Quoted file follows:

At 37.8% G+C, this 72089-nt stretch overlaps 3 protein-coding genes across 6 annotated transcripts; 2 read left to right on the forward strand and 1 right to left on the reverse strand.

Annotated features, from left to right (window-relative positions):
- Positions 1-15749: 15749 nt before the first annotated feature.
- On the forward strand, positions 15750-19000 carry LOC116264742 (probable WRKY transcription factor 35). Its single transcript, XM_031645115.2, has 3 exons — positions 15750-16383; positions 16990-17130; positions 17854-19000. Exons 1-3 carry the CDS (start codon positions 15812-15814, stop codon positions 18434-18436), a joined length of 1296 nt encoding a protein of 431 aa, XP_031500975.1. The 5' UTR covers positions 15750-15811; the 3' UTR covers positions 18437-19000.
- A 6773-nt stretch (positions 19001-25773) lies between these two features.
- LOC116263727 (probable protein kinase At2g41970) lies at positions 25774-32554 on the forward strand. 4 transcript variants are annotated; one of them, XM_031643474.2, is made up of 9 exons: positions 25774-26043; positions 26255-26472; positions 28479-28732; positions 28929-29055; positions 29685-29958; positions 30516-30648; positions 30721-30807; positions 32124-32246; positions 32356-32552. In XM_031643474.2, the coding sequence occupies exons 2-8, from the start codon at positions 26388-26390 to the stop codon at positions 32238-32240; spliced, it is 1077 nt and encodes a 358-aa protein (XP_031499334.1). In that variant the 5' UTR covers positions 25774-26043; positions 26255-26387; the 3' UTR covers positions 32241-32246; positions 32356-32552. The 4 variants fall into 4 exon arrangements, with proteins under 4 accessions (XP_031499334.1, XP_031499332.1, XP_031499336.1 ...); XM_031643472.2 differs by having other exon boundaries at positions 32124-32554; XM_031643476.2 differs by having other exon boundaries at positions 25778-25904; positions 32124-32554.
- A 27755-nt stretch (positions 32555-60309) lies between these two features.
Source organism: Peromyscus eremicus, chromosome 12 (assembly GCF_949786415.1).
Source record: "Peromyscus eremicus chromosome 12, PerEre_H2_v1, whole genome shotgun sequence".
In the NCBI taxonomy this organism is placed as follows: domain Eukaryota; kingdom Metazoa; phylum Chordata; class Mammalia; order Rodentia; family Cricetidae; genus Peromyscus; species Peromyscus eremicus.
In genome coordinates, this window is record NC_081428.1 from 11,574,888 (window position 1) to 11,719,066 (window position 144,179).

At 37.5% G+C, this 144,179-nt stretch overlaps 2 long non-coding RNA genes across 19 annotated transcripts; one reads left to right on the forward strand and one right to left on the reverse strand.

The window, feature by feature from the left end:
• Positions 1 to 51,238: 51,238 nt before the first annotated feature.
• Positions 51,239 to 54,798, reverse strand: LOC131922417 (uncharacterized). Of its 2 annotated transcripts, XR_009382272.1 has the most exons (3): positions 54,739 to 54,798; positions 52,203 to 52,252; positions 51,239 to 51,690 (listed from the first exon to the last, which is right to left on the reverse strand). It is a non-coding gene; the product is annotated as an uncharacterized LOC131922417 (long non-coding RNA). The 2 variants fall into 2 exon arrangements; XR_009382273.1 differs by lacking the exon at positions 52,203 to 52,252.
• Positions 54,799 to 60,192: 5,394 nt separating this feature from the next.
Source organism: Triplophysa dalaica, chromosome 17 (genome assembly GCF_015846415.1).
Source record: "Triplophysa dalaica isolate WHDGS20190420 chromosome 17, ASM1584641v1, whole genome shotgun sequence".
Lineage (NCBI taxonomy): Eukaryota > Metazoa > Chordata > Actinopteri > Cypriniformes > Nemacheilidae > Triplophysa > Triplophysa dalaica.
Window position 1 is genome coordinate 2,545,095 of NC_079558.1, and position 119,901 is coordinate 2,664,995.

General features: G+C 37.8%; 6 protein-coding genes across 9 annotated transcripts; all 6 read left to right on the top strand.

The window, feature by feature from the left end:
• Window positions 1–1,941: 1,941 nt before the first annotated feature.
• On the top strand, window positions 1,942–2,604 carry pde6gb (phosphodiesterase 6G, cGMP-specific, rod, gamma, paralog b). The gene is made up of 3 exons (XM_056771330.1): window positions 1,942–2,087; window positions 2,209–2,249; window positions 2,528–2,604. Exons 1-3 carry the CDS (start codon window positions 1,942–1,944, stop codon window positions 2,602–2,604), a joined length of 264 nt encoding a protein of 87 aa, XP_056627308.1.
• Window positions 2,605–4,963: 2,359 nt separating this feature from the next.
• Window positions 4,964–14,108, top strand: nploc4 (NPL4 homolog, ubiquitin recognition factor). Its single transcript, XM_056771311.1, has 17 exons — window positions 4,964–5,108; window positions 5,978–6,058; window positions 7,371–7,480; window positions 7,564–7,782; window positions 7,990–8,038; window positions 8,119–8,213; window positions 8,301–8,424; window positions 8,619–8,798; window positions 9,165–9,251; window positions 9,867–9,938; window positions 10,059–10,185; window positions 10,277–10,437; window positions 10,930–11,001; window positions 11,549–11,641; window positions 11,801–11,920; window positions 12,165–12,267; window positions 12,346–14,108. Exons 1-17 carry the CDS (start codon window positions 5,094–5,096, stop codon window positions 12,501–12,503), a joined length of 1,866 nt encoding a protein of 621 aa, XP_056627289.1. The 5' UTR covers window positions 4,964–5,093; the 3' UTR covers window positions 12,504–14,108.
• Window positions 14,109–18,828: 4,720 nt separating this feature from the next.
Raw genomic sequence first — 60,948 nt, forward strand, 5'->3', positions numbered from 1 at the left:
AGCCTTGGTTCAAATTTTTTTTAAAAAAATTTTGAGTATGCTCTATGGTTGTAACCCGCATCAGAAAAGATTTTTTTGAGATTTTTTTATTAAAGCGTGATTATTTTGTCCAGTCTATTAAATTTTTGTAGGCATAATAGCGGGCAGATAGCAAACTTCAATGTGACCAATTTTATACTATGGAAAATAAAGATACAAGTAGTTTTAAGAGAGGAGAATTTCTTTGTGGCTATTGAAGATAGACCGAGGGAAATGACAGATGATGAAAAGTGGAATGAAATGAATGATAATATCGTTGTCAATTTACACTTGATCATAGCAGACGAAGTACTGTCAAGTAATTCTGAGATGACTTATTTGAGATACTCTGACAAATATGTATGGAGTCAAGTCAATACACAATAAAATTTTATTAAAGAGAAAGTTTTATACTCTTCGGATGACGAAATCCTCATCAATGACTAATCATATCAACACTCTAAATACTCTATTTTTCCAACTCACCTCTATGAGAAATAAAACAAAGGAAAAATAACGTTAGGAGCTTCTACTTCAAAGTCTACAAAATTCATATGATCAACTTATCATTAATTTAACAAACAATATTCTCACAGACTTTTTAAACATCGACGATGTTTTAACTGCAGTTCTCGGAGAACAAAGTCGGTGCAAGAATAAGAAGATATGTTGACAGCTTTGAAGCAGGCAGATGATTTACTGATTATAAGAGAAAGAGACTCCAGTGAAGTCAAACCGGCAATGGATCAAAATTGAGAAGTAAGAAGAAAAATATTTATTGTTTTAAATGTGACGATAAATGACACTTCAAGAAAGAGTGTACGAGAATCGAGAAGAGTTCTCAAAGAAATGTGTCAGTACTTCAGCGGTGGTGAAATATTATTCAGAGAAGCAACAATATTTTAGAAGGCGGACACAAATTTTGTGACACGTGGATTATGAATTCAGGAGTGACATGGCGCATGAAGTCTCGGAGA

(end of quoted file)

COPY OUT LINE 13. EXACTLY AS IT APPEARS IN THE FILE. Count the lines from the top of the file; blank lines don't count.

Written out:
The window, feature by feature from the left end: